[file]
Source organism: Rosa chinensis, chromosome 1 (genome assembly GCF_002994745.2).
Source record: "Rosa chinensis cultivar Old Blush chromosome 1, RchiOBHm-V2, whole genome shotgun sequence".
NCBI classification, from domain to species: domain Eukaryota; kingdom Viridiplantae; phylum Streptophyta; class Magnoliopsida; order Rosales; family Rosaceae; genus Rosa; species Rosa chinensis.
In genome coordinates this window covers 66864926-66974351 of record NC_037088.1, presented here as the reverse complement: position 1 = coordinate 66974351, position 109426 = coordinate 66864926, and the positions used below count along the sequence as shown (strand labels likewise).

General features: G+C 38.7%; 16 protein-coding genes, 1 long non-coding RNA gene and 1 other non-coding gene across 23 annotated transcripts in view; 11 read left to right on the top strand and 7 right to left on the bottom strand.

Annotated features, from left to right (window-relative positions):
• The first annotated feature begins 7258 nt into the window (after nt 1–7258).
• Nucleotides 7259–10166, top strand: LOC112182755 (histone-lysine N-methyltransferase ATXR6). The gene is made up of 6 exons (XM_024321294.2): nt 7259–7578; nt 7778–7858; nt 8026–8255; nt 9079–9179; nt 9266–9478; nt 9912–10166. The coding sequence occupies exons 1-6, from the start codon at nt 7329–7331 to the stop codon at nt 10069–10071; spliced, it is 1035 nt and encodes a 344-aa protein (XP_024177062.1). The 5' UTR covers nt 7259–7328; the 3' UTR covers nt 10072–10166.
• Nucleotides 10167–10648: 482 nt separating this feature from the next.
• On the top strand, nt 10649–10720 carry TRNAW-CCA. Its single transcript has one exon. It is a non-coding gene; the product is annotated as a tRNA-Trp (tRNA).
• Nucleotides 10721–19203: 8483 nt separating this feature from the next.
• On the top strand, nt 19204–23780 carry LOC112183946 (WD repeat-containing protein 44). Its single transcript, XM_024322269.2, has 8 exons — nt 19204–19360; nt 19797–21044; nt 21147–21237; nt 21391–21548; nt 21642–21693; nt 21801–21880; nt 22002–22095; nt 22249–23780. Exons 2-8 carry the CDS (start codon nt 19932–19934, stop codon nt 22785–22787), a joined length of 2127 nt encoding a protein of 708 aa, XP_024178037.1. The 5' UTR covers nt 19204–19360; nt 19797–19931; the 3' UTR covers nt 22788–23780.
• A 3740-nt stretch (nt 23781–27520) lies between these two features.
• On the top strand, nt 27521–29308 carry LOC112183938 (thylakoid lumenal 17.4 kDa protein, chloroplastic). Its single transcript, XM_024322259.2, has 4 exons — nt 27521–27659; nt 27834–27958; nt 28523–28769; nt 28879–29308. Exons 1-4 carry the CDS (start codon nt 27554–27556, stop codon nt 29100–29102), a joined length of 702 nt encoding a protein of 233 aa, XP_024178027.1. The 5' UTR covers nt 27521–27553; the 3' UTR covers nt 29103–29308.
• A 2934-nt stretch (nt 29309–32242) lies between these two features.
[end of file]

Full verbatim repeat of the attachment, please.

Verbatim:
Source organism: Rosa chinensis, chromosome 1 (genome assembly GCF_002994745.2).
Source record: "Rosa chinensis cultivar Old Blush chromosome 1, RchiOBHm-V2, whole genome shotgun sequence".
NCBI classification, from domain to species: domain Eukaryota; kingdom Viridiplantae; phylum Streptophyta; class Magnoliopsida; order Rosales; family Rosaceae; genus Rosa; species Rosa chinensis.
In genome coordinates this window covers 66864926-66974351 of record NC_037088.1, presented here as the reverse complement: position 1 = coordinate 66974351, position 109426 = coordinate 66864926, and the positions used below count along the sequence as shown (strand labels likewise).

General features: G+C 38.7%; 16 protein-coding genes, 1 long non-coding RNA gene and 1 other non-coding gene across 23 annotated transcripts in view; 11 read left to right on the top strand and 7 right to left on the bottom strand.

Annotated features, from left to right (window-relative positions):
• The first annotated feature begins 7258 nt into the window (after nt 1–7258).
• Nucleotides 7259–10166, top strand: LOC112182755 (histone-lysine N-methyltransferase ATXR6). The gene is made up of 6 exons (XM_024321294.2): nt 7259–7578; nt 7778–7858; nt 8026–8255; nt 9079–9179; nt 9266–9478; nt 9912–10166. The coding sequence occupies exons 1-6, from the start codon at nt 7329–7331 to the stop codon at nt 10069–10071; spliced, it is 1035 nt and encodes a 344-aa protein (XP_024177062.1). The 5' UTR covers nt 7259–7328; the 3' UTR covers nt 10072–10166.
• Nucleotides 10167–10648: 482 nt separating this feature from the next.
• On the top strand, nt 10649–10720 carry TRNAW-CCA. Its single transcript has one exon. It is a non-coding gene; the product is annotated as a tRNA-Trp (tRNA).
• Nucleotides 10721–19203: 8483 nt separating this feature from the next.
• On the top strand, nt 19204–23780 carry LOC112183946 (WD repeat-containing protein 44). Its single transcript, XM_024322269.2, has 8 exons — nt 19204–19360; nt 19797–21044; nt 21147–21237; nt 21391–21548; nt 21642–21693; nt 21801–21880; nt 22002–22095; nt 22249–23780. Exons 2-8 carry the CDS (start codon nt 19932–19934, stop codon nt 22785–22787), a joined length of 2127 nt encoding a protein of 708 aa, XP_024178037.1. The 5' UTR covers nt 19204–19360; nt 19797–19931; the 3' UTR covers nt 22788–23780.
• A 3740-nt stretch (nt 23781–27520) lies between these two features.
• On the top strand, nt 27521–29308 carry LOC112183938 (thylakoid lumenal 17.4 kDa protein, chloroplastic). Its single transcript, XM_024322259.2, has 4 exons — nt 27521–27659; nt 27834–27958; nt 28523–28769; nt 28879–29308. Exons 1-4 carry the CDS (start codon nt 27554–27556, stop codon nt 29100–29102), a joined length of 702 nt encoding a protein of 233 aa, XP_024178027.1. The 5' UTR covers nt 27521–27553; the 3' UTR covers nt 29103–29308.
• A 2934-nt stretch (nt 29309–32242) lies between these two features.